ENGINEERS WITHOUT BORDERS USA
Engineers Without Borders USA assists communities while connecting those focused on sustainable engineering.
If you're considering pursuing an environmental engineering degree, Engineers Without Borders (EWB) is an organization to keep in mind for practical job experience that could give you a competitive advantage after graduation.
Engineers Without Borders USA assists communities in countries around the world while connecting engineering students and professionals who are focused on sustainable engineering. The group's goal is to design and implement engineering projects that the community in need will be able to sustain long term.
About the Program
EWB-USA helps dramatically improve the well-being of communities worldwide through projects such as providing solar-powered energy to hospitals that lacked consistent electricity, or building a bridge to safely connect a community to a local market visited weekly by thousands. To date, EWB has served nearly 250 communities that were unable to meet basic human needs, and currently connects more than 12,000 members. In 2011, the Pittsburgh chapter constructed a water pumping system in Tingo Pucara, in the Ecuadorean Andes, whose nearest source of clean water is 1,000 feet below their village.
EWB-USA determines which projects to undertake by examining each chapter's engineering interest with community needs. Project types offered include:
- Water supply—These allow for innovation as the engineers must discover a way to design effective means of storing, distributing and finding sources of water. Most communities who receive this type of aid have never had ready access to water available to them.
- Structures—Engineers build crucial physical structures in communities that lack easy access to vital areas around them. From buildings to bridges, structure projects are designed and built by students who get hands on experience in the entire engineering process.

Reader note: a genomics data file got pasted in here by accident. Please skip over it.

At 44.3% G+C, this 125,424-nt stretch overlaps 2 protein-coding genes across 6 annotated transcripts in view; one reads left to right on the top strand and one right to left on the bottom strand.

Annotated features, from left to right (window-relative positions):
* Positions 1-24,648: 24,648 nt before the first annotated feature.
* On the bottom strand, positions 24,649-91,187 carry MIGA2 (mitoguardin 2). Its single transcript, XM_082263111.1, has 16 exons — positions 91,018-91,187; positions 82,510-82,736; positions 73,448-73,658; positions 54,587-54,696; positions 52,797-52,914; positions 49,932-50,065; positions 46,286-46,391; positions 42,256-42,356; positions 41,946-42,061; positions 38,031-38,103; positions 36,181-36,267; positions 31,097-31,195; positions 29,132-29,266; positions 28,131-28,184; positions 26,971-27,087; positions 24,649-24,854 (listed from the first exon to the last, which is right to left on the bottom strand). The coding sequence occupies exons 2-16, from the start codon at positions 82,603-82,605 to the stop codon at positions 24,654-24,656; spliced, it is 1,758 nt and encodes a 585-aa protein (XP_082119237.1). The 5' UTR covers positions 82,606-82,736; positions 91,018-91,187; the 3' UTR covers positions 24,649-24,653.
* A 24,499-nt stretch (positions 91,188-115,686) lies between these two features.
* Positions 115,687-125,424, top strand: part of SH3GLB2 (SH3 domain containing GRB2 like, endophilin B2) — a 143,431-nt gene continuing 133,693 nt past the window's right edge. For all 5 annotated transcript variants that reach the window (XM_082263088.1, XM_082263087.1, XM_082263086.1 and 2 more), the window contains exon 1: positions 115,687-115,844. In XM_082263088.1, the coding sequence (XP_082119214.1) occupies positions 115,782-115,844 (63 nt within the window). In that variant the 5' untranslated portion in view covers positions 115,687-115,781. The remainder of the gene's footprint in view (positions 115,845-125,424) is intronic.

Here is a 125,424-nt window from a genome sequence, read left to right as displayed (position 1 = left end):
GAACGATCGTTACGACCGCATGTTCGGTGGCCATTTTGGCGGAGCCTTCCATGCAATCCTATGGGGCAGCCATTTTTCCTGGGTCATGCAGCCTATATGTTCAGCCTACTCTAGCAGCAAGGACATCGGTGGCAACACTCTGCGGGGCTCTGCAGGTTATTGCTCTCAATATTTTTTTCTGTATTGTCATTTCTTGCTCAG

- Sanitation—Projects dramatically improve the well-being of each member in the community. Constructing methods of waste removal systems and latrines that can be sustained by the community aides the appearance, happiness and health of the area.
- Energy—EWB provides solutions for to communities who lack consistent electricity and fuel in necessary buildings such as hospitals. Attention is mostly focused on sustainable sources of electricity such as wind, water, and solar power.
- Agriculture—These projects look to maximize a community's ability to farm and provide food for its people. By engineering irrigation systems, greenhouses and other agriculture aides the people in the community are able to live sustainably.
- Civil works—Projects incorporate an umbrella of projects not covered by the other project types. These typically include building roads, dams, and erosion control, but can vary based on the need of a certain community.
- Information systems—Projects connect communities to the world of technology. By finding solutions to get access to computers and Internet networks, schools in the area will receive long-term benefits and the wealth of information found on the web.
How Engineering Students Benefit
Students are given invaluable and practical experience in the field of engineering by being given the chance to put to use the knowledge they've gained in the college classroom. Projects allow participants to develop a deeper understanding of each step of the engineering process—from development of an idea to execution of a project. In addition to this hands-on experience, individuals involved in the EWB-USA program become connected to a network of people who can provide knowledge, experience, and opportunities in the engineering field.
According to the U.S. Bureau of Labor Statistics' 2019 Occupational Outlook Handbook environmental engineers earn a median annual salary of $88,860. Actual salaries may vary greatly based on specialization within the field, location, years of experience and a variety of other factors. Hiring in this field is expected to grow by 3% in the next decade, which is slower than average.
Sources: Engineers Without Borders USA